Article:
Earlier this December, new Finance Minister Bill Morneau announced a change to the existing down payment rules which currently require a minimum of 5% down payment. The new rules will come into effect on February 15th of next year and will only effect home buyers looking to purchase a home with a price between $500,000 and one million dollars.
For properties priced under $500,000, the minimum down payment required will remain at 5% – just as it is today. Potential first time home buyers and home buyers looking in less competitive home markets will largely remain unaffected. For properties priced between $500,000 and $999,999, home buyers will soon be required to have a total down payment as high as 7.5% of the purchase price. Homes $1 million and above do not qualify for mortgage insurance and will continue to require a 20% down payment.
Properties between $500,000 and $1 million will require a down payment of 10% for the amount over $500,000. The first $500,000 will require a 5% down payment.
For a $800,000 property, the minimum down payment required will now be $55,000.00 – versus $40,000.00 under the current rules. This represents a 37.5% increase in the minimum down payment required and a total down payment of 6.87% on the $800,000.00 property.
Under the old down payment rules, the math was simple – 5% of $800,000 is $40,000. $40,000 being the minimum down payment a buyer could put down on the $800,000 home.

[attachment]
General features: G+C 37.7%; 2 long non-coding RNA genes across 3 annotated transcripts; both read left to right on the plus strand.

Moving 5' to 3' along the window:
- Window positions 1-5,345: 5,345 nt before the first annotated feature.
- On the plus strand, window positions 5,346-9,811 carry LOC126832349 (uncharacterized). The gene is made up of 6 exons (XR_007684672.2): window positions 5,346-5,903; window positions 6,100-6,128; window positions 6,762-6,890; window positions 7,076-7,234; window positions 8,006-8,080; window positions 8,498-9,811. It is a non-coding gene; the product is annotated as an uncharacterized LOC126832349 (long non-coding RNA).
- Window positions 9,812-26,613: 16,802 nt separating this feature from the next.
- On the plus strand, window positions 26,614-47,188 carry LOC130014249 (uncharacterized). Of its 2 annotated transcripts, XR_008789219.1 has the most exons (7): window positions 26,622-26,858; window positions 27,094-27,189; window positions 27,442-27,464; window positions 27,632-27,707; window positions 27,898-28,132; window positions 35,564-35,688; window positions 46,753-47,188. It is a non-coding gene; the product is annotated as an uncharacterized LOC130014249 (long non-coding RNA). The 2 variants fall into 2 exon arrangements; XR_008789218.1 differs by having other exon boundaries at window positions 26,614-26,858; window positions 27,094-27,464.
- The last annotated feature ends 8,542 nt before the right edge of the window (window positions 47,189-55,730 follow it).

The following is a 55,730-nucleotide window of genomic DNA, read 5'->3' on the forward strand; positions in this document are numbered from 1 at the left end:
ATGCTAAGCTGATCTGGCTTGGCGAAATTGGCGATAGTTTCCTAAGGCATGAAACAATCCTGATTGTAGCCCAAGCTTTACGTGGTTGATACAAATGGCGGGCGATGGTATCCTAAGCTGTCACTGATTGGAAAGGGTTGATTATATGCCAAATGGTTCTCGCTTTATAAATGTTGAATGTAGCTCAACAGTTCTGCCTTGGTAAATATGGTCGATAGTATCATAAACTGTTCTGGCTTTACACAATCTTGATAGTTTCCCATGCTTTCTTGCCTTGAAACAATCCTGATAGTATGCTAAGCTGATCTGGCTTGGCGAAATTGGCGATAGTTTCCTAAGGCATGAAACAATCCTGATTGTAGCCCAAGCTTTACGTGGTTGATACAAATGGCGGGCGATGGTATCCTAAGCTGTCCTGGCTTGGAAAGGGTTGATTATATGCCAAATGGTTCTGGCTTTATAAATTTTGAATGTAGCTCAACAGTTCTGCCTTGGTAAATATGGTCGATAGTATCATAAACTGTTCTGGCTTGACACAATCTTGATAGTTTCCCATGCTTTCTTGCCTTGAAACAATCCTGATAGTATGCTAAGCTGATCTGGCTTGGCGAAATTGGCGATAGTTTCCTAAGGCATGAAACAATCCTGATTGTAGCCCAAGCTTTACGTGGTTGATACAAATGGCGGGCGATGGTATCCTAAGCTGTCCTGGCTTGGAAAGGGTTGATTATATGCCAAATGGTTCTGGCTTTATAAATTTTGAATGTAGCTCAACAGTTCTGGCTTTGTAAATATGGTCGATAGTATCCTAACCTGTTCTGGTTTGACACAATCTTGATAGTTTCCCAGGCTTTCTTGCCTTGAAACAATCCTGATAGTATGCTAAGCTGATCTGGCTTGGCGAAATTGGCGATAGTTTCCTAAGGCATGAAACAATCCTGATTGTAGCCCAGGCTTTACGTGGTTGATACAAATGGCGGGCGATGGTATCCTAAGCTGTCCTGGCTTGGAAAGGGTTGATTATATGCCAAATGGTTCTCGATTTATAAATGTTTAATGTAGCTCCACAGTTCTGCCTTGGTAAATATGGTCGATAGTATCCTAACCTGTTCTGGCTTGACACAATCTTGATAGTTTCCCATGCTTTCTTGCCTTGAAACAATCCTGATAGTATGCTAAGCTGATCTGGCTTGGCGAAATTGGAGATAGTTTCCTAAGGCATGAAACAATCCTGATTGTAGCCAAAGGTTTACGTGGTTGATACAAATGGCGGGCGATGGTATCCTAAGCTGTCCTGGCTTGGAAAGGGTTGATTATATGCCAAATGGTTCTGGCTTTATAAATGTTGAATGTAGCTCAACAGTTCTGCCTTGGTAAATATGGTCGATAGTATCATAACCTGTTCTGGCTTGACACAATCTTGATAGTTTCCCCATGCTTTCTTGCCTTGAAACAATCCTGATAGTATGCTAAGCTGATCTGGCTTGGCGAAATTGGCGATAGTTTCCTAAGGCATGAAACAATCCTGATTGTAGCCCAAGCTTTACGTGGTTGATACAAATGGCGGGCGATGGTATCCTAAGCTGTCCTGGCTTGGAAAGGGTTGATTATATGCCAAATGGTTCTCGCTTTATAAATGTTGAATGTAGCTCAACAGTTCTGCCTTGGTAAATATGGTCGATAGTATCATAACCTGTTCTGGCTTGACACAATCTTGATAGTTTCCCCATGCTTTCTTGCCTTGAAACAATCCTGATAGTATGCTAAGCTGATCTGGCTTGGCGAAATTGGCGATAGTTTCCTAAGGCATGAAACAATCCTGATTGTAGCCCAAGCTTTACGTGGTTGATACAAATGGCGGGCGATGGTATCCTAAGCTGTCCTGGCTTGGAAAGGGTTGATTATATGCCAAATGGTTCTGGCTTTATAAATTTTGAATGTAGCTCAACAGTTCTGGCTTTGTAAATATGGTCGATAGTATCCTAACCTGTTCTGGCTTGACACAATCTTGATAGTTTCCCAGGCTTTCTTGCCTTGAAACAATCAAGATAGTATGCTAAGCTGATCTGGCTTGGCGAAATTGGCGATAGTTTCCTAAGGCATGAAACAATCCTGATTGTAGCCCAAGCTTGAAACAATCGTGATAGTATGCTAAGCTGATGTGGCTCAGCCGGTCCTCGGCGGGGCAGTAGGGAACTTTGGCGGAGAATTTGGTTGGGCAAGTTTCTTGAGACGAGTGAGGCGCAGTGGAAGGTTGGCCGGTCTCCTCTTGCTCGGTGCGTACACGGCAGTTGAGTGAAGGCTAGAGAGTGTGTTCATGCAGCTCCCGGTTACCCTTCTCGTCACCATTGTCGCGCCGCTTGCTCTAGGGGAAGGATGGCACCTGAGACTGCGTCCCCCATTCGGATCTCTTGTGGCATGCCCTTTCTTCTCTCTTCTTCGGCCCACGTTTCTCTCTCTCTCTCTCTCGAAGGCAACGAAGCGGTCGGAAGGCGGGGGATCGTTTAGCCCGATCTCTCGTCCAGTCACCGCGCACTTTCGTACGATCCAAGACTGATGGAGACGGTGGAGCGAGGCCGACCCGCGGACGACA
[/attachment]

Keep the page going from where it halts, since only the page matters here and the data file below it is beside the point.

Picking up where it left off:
With the new rules, we calculate the first $500,000 of the down payment requirement at 5% – for a total of $25,000.
And then we calculate the remaining $300,000 at 10% for a total of $30,000.
The two sums add together to $55,000 – the new minimum down payment on our hypothetical $800,000 purchase.
CIBC economist, Benjamin Tal, estimates that this new rule change will affect approximately 4% of potential home buyers across Canada. In more competitive markets, such as Vancouver and Toronto, that number will most certainly be much higher. Buyers looking in the $500,000 to $999,999 price range may now delay their purchases to save the additional down payment, look to sell assets to cover the difference (perhaps liquidate their TFSAs or RRSPs) or possibly borrow the difference from elsewhere.
While it may be bad news to some – it sounds like good news overall. Some prospective home-owners may be forced to go back to the drawing board in order to save more money in order to bring a higher down payment to the table. Much to the chagrin of some, but otherwise healthier overall for everyone.BACK TO BLOG FEED